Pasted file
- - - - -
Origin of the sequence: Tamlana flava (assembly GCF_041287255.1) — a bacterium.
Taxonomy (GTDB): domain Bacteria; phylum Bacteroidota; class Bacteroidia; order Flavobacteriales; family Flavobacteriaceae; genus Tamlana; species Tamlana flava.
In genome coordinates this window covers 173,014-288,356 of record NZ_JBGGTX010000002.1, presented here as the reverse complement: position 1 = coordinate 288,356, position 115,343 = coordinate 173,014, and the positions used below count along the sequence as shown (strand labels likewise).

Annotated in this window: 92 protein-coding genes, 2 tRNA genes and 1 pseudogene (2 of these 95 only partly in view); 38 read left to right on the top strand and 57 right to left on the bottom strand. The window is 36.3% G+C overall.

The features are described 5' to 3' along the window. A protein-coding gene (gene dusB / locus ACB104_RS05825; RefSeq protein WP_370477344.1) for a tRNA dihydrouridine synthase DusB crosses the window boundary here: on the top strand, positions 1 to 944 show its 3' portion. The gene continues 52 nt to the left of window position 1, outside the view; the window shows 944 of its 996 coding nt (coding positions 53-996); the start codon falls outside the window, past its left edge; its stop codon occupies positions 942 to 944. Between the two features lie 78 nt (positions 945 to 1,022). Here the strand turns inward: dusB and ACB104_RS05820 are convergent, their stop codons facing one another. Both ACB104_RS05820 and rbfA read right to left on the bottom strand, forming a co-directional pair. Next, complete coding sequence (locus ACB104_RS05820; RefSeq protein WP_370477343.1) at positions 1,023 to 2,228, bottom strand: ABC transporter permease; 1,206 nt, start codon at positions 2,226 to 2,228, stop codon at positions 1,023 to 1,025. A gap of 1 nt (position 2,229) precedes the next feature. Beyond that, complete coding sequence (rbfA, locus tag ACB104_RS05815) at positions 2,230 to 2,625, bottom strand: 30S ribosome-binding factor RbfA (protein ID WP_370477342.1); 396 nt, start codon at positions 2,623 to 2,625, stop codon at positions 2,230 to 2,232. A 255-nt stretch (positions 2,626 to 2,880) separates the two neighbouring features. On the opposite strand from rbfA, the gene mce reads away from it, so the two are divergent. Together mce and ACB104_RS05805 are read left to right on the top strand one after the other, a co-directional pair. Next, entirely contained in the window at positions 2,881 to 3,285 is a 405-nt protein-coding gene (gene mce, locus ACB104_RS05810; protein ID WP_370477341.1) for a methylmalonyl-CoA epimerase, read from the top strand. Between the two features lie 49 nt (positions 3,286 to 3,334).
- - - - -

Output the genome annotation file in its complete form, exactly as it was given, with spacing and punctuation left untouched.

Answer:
Origin of the sequence: Tamlana flava (assembly GCF_041287255.1) — a bacterium.
Taxonomy (GTDB): domain Bacteria; phylum Bacteroidota; class Bacteroidia; order Flavobacteriales; family Flavobacteriaceae; genus Tamlana; species Tamlana flava.
In genome coordinates this window covers 173,014-288,356 of record NZ_JBGGTX010000002.1, presented here as the reverse complement: position 1 = coordinate 288,356, position 115,343 = coordinate 173,014, and the positions used below count along the sequence as shown (strand labels likewise).

Annotated in this window: 92 protein-coding genes, 2 tRNA genes and 1 pseudogene (2 of these 95 only partly in view); 38 read left to right on the top strand and 57 right to left on the bottom strand. The window is 36.3% G+C overall.

The features are described 5' to 3' along the window. A protein-coding gene (gene dusB / locus ACB104_RS05825; RefSeq protein WP_370477344.1) for a tRNA dihydrouridine synthase DusB crosses the window boundary here: on the top strand, positions 1 to 944 show its 3' portion. The gene continues 52 nt to the left of window position 1, outside the view; the window shows 944 of its 996 coding nt (coding positions 53-996); the start codon falls outside the window, past its left edge; its stop codon occupies positions 942 to 944. Between the two features lie 78 nt (positions 945 to 1,022). Here the strand turns inward: dusB and ACB104_RS05820 are convergent, their stop codons facing one another. Both ACB104_RS05820 and rbfA read right to left on the bottom strand, forming a co-directional pair. Next, complete coding sequence (locus ACB104_RS05820; RefSeq protein WP_370477343.1) at positions 1,023 to 2,228, bottom strand: ABC transporter permease; 1,206 nt, start codon at positions 2,226 to 2,228, stop codon at positions 1,023 to 1,025. A gap of 1 nt (position 2,229) precedes the next feature. Beyond that, complete coding sequence (rbfA, locus tag ACB104_RS05815) at positions 2,230 to 2,625, bottom strand: 30S ribosome-binding factor RbfA (protein ID WP_370477342.1); 396 nt, start codon at positions 2,623 to 2,625, stop codon at positions 2,230 to 2,232. A 255-nt stretch (positions 2,626 to 2,880) separates the two neighbouring features. On the opposite strand from rbfA, the gene mce reads away from it, so the two are divergent. Together mce and ACB104_RS05805 are read left to right on the top strand one after the other, a co-directional pair. Next, entirely contained in the window at positions 2,881 to 3,285 is a 405-nt protein-coding gene (gene mce, locus ACB104_RS05810; protein ID WP_370477341.1) for a methylmalonyl-CoA epimerase, read from the top strand. Between the two features lie 49 nt (positions 3,286 to 3,334).